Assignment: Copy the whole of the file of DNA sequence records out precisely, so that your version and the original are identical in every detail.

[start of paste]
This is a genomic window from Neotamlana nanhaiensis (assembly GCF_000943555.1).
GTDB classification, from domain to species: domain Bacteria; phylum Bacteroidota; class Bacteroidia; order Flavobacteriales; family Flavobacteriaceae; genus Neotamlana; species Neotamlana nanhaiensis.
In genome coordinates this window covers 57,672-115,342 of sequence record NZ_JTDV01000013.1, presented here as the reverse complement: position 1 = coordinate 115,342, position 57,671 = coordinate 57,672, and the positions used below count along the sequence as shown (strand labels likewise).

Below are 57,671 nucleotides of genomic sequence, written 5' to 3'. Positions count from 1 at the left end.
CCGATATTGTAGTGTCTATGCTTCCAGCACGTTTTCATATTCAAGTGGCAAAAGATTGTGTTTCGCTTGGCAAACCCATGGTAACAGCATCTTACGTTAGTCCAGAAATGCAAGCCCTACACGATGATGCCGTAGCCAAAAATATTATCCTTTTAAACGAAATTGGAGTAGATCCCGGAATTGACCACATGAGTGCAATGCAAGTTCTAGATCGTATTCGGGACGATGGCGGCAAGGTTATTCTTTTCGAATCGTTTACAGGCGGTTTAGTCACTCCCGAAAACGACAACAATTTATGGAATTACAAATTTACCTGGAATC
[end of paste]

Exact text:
This is a genomic window from Neotamlana nanhaiensis (assembly GCF_000943555.1).
GTDB classification, from domain to species: domain Bacteria; phylum Bacteroidota; class Bacteroidia; order Flavobacteriales; family Flavobacteriaceae; genus Neotamlana; species Neotamlana nanhaiensis.
In genome coordinates this window covers 57,672-115,342 of sequence record NZ_JTDV01000013.1, presented here as the reverse complement: position 1 = coordinate 115,342, position 57,671 = coordinate 57,672, and the positions used below count along the sequence as shown (strand labels likewise).

Below are 57,671 nucleotides of genomic sequence, written 5' to 3'. Positions count from 1 at the left end.
CCGATATTGTAGTGTCTATGCTTCCAGCACGTTTTCATATTCAAGTGGCAAAAGATTGTGTTTCGCTTGGCAAACCCATGGTAACAGCATCTTACGTTAGTCCAGAAATGCAAGCCCTACACGATGATGCCGTAGCCAAAAATATTATCCTTTTAAACGAAATTGGAGTAGATCCCGGAATTGACCACATGAGTGCAATGCAAGTTCTAGATCGTATTCGGGACGATGGCGGCAAGGTTATTCTTTTCGAATCGTTTACAGGCGGTTTAGTCACTCCCGAAAACGACAACAATTTATGGAATTACAAATTTACCTGGAATC